trigger. But Officer McDonald has said that the hammer hit the fleshy part between his thumb and forefinger, preventing the gun from firing.


Immediately the gun was taken away from Oswald, and then cops were coming over the backs of the chairs. They weren’t getting cheap shots in, but they were going to arrest this guy.


HAWKINS: I came up the aisle and heard Nick McDonald say, “I’ve got him.” Then at I saw that they were locked up in a fight, and I went up and got Oswald’s left hand into the handcuffs; it seemed like two or three minutes, but it wasn’t that long. It was a lot of chaos. It rained police. One of the officers even jumped down off the balcony to assist in the arrest, but we had enough police there at that time. The only thing I heard Oswald say was “I haven’t done nothing.” That’s exactly what he said. Other than that, I didn’t hear anything. There were so many police then and so much
confusion, it was kind of hard to hear who was saying what.
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Re: The Recollections Of Brewer And Hawkins

on Mon 24 Sep 2018, 8:21 pm
BREWER: As they were leading him out toward the side I was standing on, he looked me straight in the face, and I heard him say, “I’m not resisting arrest.” That was kind of hard to swallow, that he wasn’t resisting after having tried to kill a policeman. At the time, I really wasn’t thinking he might’ve been the assassin of President Kennedy because of the distance from downtown to here. I felt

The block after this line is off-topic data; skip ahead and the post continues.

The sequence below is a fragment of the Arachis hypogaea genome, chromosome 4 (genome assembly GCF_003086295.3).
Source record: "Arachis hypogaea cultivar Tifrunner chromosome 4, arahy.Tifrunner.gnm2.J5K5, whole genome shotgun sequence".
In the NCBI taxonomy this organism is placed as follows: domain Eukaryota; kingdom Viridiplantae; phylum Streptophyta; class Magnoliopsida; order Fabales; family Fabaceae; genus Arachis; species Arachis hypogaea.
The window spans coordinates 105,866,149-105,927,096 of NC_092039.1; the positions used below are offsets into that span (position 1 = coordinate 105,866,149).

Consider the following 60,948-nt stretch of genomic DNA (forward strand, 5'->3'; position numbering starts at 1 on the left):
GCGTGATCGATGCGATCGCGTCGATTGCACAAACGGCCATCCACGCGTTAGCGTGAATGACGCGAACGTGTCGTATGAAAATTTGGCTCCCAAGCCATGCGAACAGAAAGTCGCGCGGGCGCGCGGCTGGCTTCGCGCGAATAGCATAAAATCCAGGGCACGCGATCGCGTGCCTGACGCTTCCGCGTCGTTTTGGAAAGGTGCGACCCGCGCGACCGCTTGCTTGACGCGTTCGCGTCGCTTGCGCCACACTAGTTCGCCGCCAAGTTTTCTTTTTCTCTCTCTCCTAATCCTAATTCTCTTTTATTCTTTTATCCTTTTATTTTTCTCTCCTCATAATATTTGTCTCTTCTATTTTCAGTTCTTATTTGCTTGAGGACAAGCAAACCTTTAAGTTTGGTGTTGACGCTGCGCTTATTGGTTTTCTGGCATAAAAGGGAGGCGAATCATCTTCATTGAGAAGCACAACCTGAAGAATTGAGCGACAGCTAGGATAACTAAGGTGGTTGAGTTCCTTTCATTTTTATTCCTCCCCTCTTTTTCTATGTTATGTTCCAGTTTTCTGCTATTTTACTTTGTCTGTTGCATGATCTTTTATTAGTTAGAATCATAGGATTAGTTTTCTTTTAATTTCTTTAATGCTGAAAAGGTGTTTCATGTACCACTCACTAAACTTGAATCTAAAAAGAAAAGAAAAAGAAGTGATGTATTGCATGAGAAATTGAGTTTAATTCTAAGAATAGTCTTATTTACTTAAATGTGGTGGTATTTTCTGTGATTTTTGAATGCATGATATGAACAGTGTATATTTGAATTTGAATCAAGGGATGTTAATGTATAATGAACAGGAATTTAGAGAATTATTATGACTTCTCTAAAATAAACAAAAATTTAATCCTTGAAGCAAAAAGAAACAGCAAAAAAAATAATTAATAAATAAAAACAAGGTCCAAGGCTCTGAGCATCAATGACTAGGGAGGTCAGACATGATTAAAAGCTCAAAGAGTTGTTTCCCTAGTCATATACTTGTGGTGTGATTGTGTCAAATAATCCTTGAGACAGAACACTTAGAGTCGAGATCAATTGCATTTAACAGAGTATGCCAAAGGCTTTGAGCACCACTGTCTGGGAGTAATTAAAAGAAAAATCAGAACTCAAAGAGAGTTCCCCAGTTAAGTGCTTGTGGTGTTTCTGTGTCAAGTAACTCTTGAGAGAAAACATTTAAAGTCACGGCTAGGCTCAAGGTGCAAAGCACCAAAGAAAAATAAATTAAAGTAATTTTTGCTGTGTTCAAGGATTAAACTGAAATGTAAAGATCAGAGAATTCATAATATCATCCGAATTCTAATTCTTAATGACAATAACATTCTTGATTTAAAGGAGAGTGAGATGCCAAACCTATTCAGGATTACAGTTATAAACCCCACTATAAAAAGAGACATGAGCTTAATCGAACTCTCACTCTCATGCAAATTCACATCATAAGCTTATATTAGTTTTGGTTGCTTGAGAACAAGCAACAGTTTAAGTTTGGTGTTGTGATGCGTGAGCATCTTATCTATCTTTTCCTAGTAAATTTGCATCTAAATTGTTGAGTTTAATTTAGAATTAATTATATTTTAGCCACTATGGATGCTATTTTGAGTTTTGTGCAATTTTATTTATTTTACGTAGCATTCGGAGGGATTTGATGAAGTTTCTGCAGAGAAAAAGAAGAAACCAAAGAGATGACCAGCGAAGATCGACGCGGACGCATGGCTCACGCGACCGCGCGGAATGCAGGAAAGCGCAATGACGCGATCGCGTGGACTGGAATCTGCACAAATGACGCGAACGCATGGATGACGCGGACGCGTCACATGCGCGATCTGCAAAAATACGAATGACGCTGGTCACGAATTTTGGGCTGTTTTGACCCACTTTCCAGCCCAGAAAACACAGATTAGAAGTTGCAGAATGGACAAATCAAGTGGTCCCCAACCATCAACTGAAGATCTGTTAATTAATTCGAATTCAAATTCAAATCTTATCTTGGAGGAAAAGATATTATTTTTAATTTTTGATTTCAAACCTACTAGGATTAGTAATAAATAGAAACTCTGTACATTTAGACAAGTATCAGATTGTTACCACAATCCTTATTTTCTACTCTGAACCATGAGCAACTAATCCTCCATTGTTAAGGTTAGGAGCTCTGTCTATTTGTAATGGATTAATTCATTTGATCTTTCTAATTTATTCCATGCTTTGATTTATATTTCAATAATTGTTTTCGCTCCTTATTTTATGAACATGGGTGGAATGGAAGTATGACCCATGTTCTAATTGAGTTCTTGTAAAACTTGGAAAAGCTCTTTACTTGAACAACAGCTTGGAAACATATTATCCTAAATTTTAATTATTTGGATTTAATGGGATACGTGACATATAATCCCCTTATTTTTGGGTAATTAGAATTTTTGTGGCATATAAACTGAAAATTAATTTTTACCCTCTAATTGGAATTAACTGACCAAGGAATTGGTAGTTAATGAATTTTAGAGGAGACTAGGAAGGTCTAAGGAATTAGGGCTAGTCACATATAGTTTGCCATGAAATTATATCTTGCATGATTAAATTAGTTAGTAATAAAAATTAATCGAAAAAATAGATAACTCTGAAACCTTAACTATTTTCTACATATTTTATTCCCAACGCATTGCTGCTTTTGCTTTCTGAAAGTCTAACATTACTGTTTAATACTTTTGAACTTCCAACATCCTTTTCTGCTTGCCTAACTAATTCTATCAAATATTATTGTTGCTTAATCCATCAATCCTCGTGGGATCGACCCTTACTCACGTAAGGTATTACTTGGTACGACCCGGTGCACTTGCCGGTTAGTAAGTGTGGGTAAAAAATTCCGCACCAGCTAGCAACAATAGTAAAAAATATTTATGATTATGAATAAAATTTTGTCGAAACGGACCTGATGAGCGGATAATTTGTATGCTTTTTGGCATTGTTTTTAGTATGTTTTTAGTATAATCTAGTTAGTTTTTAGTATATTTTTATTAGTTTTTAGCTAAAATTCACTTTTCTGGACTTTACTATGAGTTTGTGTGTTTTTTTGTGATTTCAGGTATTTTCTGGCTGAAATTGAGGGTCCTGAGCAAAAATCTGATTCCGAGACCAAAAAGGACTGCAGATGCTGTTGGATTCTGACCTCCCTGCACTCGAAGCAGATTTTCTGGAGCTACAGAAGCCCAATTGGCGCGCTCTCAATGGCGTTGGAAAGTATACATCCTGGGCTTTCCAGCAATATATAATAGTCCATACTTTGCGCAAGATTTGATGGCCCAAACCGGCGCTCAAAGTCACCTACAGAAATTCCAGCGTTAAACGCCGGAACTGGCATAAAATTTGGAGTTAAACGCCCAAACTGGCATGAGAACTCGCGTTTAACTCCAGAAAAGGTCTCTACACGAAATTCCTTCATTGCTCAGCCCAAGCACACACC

that maybe he did have something to do with Officer Tippit’s murder, but it didn’t really dawn on me until I got home that evening,turned on the television, and there was Oswald, down at the police station with Captain Will Fritz. I said, “Damn.”


HAWKINS: When I came in here, I was also looking for somebody who had shot Officer Tippit. I hadn’t yet made the connection to President Kennedy. When I heard that he was the chief suspect in the assassination of the president—oh, my—I thought we were lucky to be here,just living through that. But I don’t even know what I thought when we were coming up the aisle in the theater before we found out he could be connected with the assassination. It was just really a weird night, a weird day and a weird night, really. We were lucky that nobody else was shot.I don’t know why Oswald let us walk all the way up in the theater and didn’t shoot one of us. I thought of that afterward; I didn’t think of it then.I thought we were lucky just to lose one officer.


BREWER: When Oswald pulled the pistol, it kind of brought me back into focus, and still I’m wondering, Why am I doing this? What have I just got myself into? What am I doing here? Pretty soon, it kind of all came together that it was probably a pretty good thing. It happened so fast, and yet it kind of plays back in slow motion a lot of times. But I really didn’t have time to think about what was going on, what danger there might be,or anything—it was just fast.